Nomia Rosemary Ndlovu, a former police officer suspected of murdering her lover, sister, cousin, niece, and two nephews in order to cash in on life and funeral insurance policies, was found guilty of all six murders on Friday.
After a three-month trial that made national news, Ndlovu was found guilty by judge Ramarumo Monama in the high court in Palm Ridge.
The 46-year-old ex-policewoman, who worked at the Thembisa south police station, had pleaded not guilty to a number of accusations against her, including murder, attempted murder, and murder conspiracy.
She was also found guilty on Friday of the attempted murder of her mother Maria Mushwana, as well as of perverting the course of justice and defrauding the insurance firms Clientele, 1-life, Old Mutual, and Assupol.
The court determined that the state had not established its case beyond a reasonable doubt on the conspiracy charge. This count has been completed.
Ndlovu's "killing for cash" rampage came to an end in March 2018 when the man she paid to murder her sister Joyce and Joyce's five children handed himself in to the police. An undercover police officer was brought in under the pretence of assisting this would-be hitman, Njabulo Kunene, and his friend in eliminating Joyce and her family in a sting operation.
Ndlovu was recorded on a hidden device installed in the vehicle she and the three men were traveling in, outlining how she intended Joyce and her five children, the youngest of whom was only five months old, to be burned alive at their home during the undercover operation.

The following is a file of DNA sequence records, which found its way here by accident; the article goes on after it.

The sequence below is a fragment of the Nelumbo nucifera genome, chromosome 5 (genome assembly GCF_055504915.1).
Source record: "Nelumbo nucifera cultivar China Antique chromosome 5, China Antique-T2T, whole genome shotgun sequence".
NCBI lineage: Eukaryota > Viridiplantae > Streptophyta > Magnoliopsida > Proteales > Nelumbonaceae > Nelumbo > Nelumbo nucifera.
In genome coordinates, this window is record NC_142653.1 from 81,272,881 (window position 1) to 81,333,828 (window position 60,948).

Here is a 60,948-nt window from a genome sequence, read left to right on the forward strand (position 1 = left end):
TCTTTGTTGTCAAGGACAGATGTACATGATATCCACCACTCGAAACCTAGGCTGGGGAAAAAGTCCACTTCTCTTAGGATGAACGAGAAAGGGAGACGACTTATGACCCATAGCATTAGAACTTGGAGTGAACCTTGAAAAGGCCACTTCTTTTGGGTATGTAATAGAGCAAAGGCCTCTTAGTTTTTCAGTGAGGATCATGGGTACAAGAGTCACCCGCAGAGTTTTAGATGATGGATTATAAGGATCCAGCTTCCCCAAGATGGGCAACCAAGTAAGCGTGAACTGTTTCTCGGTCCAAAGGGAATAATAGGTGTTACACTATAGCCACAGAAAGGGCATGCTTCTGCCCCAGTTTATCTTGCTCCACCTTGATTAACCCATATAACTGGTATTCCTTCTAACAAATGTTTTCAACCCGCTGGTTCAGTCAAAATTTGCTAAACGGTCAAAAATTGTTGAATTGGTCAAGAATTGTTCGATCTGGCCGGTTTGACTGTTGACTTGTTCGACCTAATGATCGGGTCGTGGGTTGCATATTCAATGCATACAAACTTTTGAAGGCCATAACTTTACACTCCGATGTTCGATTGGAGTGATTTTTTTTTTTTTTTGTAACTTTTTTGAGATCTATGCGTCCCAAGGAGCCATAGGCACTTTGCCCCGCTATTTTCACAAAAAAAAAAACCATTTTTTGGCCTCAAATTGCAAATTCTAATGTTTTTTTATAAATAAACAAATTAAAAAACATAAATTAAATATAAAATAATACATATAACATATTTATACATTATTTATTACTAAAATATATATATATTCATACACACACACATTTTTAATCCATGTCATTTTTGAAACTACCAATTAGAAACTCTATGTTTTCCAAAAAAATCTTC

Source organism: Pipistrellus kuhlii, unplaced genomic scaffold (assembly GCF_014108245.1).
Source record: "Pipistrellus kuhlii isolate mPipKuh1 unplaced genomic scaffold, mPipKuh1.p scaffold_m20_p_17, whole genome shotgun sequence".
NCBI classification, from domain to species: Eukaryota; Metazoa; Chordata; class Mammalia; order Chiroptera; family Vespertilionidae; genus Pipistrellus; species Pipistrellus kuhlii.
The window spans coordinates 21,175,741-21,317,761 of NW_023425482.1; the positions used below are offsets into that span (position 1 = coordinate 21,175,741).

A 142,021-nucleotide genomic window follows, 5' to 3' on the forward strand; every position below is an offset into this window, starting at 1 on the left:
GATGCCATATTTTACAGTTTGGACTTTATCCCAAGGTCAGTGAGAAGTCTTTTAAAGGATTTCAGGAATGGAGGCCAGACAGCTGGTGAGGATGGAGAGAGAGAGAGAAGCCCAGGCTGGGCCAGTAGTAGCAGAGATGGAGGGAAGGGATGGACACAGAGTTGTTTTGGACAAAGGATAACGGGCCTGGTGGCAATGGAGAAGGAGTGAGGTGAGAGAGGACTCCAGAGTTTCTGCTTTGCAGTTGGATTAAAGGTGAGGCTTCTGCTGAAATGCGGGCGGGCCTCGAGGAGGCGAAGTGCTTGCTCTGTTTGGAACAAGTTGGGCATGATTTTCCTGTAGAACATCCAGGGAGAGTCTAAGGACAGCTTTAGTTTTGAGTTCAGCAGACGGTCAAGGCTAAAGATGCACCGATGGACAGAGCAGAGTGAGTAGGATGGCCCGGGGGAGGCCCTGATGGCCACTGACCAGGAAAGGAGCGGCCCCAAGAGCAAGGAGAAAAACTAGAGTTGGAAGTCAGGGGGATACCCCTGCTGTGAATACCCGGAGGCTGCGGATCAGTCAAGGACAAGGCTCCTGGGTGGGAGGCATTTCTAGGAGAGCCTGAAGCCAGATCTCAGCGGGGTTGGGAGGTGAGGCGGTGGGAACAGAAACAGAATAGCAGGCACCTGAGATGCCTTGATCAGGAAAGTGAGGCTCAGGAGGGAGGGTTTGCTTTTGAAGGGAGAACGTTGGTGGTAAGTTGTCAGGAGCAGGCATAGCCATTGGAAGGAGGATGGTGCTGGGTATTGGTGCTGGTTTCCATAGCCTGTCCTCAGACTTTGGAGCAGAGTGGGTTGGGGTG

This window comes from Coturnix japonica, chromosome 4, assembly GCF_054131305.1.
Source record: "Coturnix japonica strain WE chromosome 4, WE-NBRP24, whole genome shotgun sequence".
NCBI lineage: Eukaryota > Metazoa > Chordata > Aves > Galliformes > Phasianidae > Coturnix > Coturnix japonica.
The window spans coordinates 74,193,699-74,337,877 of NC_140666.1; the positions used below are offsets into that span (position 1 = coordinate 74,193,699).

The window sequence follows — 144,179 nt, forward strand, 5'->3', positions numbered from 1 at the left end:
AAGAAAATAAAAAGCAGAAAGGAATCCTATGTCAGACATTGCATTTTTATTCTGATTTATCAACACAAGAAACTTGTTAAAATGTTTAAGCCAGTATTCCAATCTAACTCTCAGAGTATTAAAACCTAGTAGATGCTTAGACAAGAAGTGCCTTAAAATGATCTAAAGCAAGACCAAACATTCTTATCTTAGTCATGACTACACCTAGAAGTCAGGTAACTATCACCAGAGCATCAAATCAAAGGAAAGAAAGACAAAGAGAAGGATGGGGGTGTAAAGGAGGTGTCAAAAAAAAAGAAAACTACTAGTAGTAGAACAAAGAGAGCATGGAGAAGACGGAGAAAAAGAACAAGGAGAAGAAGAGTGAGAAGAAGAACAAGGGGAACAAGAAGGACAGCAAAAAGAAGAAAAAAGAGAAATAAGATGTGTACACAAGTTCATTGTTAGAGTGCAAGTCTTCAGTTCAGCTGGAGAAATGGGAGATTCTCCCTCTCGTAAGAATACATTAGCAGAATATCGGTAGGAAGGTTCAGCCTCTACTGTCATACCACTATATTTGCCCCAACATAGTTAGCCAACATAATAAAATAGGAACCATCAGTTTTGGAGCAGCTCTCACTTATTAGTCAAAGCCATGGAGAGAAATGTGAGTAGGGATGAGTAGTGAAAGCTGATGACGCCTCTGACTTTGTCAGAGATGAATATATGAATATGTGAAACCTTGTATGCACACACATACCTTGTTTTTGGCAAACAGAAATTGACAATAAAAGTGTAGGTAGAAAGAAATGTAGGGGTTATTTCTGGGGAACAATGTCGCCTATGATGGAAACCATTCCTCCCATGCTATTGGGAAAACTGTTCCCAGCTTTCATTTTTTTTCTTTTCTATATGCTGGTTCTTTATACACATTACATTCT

The three would-be hitmen were part of a group of more than 50 state witnesses who testified and gave details on how besides Joyce, Ndlovu had also wanted her mother, Maria Mushwana, and her cousin, Gladys, killed.
Kunene was buddies with the other two hired hitmen. He had met Ndlovu while working for the police department. She had arrested him for weapons possession several years before. Ndlovu befriended a woman named Cebisile, who turned out to be Kunene's cousin, several years later. In December 2017, Kunene and Ndlovu met at Cebisile's house, and Ndlovu immediately recruited him and requested him to assist her murder her relatives.
Ndlovu had no witnesses in her defense other than her mother, whereas the state had witnesses in the form of police officers who investigated the killings, cellphone records that placed Ndlovu in the company of most of her victims before their deaths, and documents from insurance companies showing how she strategically opened insurance policies against all of her victims while at times giving false information in the policy documents.
This proof was met with denials from Ndlovu. She contested practically every state witness' evidence, accusing them of lying or creating false information about her.
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